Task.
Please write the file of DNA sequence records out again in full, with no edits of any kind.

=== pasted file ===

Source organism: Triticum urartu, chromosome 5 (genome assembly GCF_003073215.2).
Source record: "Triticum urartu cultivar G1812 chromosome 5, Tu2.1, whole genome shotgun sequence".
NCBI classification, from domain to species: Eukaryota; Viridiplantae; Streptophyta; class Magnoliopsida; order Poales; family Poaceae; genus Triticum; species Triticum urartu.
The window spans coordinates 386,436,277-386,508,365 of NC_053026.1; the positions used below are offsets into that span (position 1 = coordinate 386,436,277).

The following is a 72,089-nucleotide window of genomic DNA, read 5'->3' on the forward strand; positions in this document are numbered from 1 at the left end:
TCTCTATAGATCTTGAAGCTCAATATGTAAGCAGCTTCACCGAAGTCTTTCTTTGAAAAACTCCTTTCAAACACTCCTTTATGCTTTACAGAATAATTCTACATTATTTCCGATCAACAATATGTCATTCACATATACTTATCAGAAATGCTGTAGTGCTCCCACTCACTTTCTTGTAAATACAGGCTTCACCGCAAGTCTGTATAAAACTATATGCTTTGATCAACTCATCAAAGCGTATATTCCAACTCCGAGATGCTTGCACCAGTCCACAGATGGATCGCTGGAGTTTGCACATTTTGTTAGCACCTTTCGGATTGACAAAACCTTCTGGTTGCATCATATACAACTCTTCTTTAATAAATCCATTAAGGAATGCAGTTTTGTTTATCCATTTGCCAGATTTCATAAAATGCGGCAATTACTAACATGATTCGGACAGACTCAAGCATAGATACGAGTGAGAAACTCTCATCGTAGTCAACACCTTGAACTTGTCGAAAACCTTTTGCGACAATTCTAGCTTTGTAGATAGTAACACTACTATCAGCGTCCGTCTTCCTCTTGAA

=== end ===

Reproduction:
Source organism: Triticum urartu, chromosome 5 (genome assembly GCF_003073215.2).
Source record: "Triticum urartu cultivar G1812 chromosome 5, Tu2.1, whole genome shotgun sequence".
NCBI classification, from domain to species: Eukaryota; Viridiplantae; Streptophyta; class Magnoliopsida; order Poales; family Poaceae; genus Triticum; species Triticum urartu.
The window spans coordinates 386,436,277-386,508,365 of NC_053026.1; the positions used below are offsets into that span (position 1 = coordinate 386,436,277).

The following is a 72,089-nucleotide window of genomic DNA, read 5'->3' on the forward strand; positions in this document are numbered from 1 at the left end:
TCTCTATAGATCTTGAAGCTCAATATGTAAGCAGCTTCACCGAAGTCTTTCTTTGAAAAACTCCTTTCAAACACTCCTTTATGCTTTACAGAATAATTCTACATTATTTCCGATCAACAATATGTCATTCACATATACTTATCAGAAATGCTGTAGTGCTCCCACTCACTTTCTTGTAAATACAGGCTTCACCGCAAGTCTGTATAAAACTATATGCTTTGATCAACTCATCAAAGCGTATATTCCAACTCCGAGATGCTTGCACCAGTCCACAGATGGATCGCTGGAGTTTGCACATTTTGTTAGCACCTTTCGGATTGACAAAACCTTCTGGTTGCATCATATACAACTCTTCTTTAATAAATCCATTAAGGAATGCAGTTTTGTTTATCCATTTGCCAGATTTCATAAAATGCGGCAATTACTAACATGATTCGGACAGACTCAAGCATAGATACGAGTGAGAAACTCTCATCGTAGTCAACACCTTGAACTTGTCGAAAACCTTTTGCGACAATTCTAGCTTTGTAGATAGTAACACTACTATCAGCGTCCGTCTTCCTCTTGAA